Merg­ers and ac­qui­si­tions by Chi­nese com­pa­nies have also con­trib­uted to job cre­ation in the US by main­tain­ing — and in some cases in­creas­ing — orig­i­nal staff base. Many Amer­i­can com­pa­nies have been res­cued from bank­ruptcy, sav­ing hun­dreds of jobs that were about to be lost.

Ac­cord­ing to a study con­ducted by the Rhodium Group in 2012 on more than 170 M & A cases, Chi­nese buy­ers main­tained and in many cases in­creased staff af­ter ac­quir­ing a US busi­ness. There is no ev­i­dence of the as­set-strip­ping be­hav­ior that many had feared.

The study also points out that those few ac­qui­si­tions that have re­sulted in job losses have gen­er­ally been due to struc­tural ad­just­ment and re­or­ga­ni­za­tion of value chains to re­act to changes in costs or de­mand, which is a com­mon prac­tice in the in­dus­try.

To many Chi­nese com­pa­nies, lo­cal tal­ent is a gold mine that they need to take ad­van­tage of to sur­vive and ex­cel in the highly com­pet­i­tive US mar­ket.

Ac­cord­ing to a sur­vey of 50 top ex­ec­u­tives in Chi­nese com­pa­nies in the US, con­ducted by APCO World­wide and China Daily USA in 2012, the top ad­vice th­ese ex­ec­u­tives said they would give to Chi­nese com­pa­nies look­ing to come to the US is to “hire or work with lo­cal ex­perts and staff.”

Joe Han, CEO of China Tele­com Amer­i­cas, did ex­actly that for his com­pany. Em­ploy­ees in his sales team are all lo­cally hired Amer­i­cans, a tra­di­tion he started as vice-pres­i­dent of mar­ket­ing and sales be­fore be­com­ing CEO in 2013.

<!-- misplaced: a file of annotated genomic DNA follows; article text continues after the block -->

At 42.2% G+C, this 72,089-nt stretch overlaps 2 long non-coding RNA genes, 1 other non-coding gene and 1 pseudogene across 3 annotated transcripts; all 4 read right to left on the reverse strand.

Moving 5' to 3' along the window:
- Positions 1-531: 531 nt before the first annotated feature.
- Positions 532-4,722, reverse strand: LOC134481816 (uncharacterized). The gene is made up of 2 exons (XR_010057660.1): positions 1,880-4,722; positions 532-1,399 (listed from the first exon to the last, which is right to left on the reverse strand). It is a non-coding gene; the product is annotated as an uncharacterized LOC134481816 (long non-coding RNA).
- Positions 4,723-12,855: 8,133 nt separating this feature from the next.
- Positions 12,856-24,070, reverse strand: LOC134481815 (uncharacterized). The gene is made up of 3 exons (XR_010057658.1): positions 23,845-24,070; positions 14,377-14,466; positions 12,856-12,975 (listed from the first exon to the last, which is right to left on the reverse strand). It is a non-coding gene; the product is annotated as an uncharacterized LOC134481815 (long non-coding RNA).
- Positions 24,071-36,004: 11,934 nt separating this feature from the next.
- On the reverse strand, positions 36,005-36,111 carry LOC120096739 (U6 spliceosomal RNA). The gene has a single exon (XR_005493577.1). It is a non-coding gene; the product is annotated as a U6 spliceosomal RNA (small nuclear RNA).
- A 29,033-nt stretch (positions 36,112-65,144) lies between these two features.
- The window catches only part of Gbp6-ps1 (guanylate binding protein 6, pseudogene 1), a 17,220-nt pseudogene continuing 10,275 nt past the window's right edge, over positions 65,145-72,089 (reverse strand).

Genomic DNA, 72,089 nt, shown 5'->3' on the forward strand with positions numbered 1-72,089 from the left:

“They are all sales vet­er­ans work­ing for other com­pa­nies be­fore, so they know how to op­er­ate in the US mar­ket and their own cul­tural en­vi­ron­ment,” Han told China Daily. Cul­tural dif­fer­ences

For UCWeb, China’s most pop­u­lar mo­bile-browser maker, the big­gest chal­lenge to suc­ceed in the US is to bridge the cul­tural dif­fer­ences be­tween the two coun­tries. Yu Yongfu, CEO of UCWeb, hopes that hir­ing lo­cal tal­ent can help solve that.

Yu uses col­ors as an ex­am­ple. He says the color red rep­re­sents alarm and trou­ble in the US but hap­pi­ness and for­tune in China.

“That’s why our prod­uct de­vel­op­ment op­er­a­tion in the US needs to hire more lo­cals,” Yu told China Daily, “they know the taste of their fel­low Amer­i­cans.” UCWeb opened an of­fice in Sun­ny­vale, in Cal­i­for­nia’s Sil­i­con Val­ley in 2012 and has an ag­gres­sive plan to ex­pand.

Wang Xin, CEO of Si­no­me­dia In­ter­na­tional, a Chi­nese me­dia en­ter­prise geared to­ward pro­vid­ing high-qual­ity cross­cul­tural pub­li­ca­tions, spares no ef­fort to lo­cal­ize Si­no­me­dia’s op­er­a­tion by hir­ing lo­cals to de­velop its busi­ness, from topic se­lec­tion, re­search and edit­ing to mar­ket­ing and sales.

“Let the lo­cals choose topics the lo­cals will have in­ter­est in read­ing; and let the lo­cals sell books in the US us­ing meth­ods ap­peal­ing to the lo­cals,” Wang said. “We ben­e­fit a lot (by do­ing so).”

Lawrence Li, CEO of Hisense USA, also shares this judg­ment. Li said he re­cently hired a se­nior man­ager in hu­man re­sources and has seen sig­nif­i­cant im­prove­ment in per­son­nel man­age­ment since then.

“We have in­stalled new rules and im­proved our com­mu­ni­ca­tion mech­a­nism. I be­lieve we op­er­ate more ef­fi­ciently and ef­fec­tively now,” said Li, who be­came CEO in 2007.

Some Chi­nese com­pa­nies are even more ag­gres­sive, hir­ing Amer­i­cans to lead their US sub­sidiaries.

Sany Amer­ica is one of them. The com­pany hired Tim Frank, a se­nior ex­ec­u­tive from Cater­pil­lar, to serve as its chair­man in 2012.Work­ing to­gether with Jack Tang, the com­pany’s then pres­i­dent, Sany Amer­ica re­ported its first profit in Oc­to­ber 2012 and has since then kept its profit edge.

Sany Amer­i­can re­cruited new CEO Mike Rhoda in De­cem­ber last year af­ter Frank de­parted for “per­sonal rea­sons”, as cited by Tang. Rhoda was pres­i­dent of Volvo’s ex­ca­va­tor busi­ness line be­fore join­ing Sany.

“I have been fol­low­ing Sany for sev­eral years while work­ing for other com­peti­tors and I’ve been im­pressed with their am­bi­tion and as­pi­ra­tions,” Rhoda told China Daily.